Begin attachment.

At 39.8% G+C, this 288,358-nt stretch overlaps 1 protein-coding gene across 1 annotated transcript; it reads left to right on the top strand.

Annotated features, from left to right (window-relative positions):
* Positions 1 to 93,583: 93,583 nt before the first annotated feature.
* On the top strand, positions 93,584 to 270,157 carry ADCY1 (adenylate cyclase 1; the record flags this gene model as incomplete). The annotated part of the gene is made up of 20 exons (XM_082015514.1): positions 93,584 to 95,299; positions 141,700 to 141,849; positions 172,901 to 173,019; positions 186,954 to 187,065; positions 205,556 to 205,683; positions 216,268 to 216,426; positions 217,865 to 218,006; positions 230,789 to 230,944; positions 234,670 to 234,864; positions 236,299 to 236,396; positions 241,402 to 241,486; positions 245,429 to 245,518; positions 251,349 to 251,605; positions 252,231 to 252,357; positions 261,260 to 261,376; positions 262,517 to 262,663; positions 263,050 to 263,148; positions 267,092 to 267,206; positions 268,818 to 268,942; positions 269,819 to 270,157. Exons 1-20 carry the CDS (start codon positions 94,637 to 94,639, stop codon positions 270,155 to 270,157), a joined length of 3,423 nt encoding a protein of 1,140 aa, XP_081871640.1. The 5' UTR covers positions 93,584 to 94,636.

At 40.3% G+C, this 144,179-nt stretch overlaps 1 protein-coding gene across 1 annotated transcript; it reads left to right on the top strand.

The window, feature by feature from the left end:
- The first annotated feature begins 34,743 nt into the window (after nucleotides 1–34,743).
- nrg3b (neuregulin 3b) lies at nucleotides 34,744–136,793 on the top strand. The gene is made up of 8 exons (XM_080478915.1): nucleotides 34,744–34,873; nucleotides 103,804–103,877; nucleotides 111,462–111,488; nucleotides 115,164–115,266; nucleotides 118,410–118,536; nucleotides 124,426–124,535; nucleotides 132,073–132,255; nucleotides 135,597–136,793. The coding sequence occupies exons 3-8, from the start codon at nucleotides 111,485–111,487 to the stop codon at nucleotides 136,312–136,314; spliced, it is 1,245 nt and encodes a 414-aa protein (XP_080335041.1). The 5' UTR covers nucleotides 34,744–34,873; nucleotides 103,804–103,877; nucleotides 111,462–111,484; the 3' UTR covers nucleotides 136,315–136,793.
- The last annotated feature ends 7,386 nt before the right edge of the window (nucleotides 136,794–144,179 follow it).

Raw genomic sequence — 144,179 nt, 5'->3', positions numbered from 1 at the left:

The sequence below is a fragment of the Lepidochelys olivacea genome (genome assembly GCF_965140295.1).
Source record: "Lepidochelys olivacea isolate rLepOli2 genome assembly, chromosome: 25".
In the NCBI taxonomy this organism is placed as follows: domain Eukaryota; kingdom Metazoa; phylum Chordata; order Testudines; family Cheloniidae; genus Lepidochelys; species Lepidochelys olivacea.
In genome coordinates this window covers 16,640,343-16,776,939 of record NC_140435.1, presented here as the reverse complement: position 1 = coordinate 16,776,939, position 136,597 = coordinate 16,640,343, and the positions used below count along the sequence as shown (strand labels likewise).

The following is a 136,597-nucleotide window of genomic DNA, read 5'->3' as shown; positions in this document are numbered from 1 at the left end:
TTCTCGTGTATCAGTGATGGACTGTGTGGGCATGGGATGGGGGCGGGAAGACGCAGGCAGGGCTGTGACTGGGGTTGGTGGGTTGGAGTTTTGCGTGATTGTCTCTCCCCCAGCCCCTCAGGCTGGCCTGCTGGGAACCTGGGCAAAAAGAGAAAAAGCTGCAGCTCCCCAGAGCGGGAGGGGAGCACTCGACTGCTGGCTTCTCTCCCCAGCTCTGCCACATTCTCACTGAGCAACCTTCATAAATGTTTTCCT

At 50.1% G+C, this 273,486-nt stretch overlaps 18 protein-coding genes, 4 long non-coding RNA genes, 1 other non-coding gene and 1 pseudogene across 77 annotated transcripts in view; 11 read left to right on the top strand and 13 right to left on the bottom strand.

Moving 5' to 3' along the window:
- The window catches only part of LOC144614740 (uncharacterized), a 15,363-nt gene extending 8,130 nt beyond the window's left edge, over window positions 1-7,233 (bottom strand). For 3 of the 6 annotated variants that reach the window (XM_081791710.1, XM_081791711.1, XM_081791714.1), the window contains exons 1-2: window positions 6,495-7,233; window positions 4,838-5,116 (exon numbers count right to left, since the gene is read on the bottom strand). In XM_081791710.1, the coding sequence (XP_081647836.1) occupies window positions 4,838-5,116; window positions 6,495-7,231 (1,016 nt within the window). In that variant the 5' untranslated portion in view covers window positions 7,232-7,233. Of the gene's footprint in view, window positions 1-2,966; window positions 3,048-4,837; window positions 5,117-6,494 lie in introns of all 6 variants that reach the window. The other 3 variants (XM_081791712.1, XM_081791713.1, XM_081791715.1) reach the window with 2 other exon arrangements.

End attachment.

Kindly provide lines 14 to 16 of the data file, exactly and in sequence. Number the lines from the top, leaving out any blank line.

In genome coordinates this window covers 16,640,343-16,776,939 of record NC_140435.1, presented here as the reverse complement: position 1 = coordinate 16,776,939, position 136,597 = coordinate 16,640,343, and the positions used below count along the sequence as shown (strand labels likewise).

The following is a 136,597-nucleotide window of genomic DNA, read 5'->3' as shown; positions in this document are numbered from 1 at the left end:
TTCTCGTGTATCAGTGATGGACTGTGTGGGCATGGGATGGGGGCGGGAAGACGCAGGCAGGGCTGTGACTGGGGTTGGTGGGTTGGAGTTTTGCGTGATTGTCTCTCCCCCAGCCCCTCAGGCTGGCCTGCTGGGAACCTGGGCAAAAAGAGAAAAAGCTGCAGCTCCCCAGAGCGGGAGGGGAGCACTCGACTGCTGGCTTCTCTCCCCAGCTCTGCCACATTCTCACTGAGCAACCTTCATAAATGTTTTCCT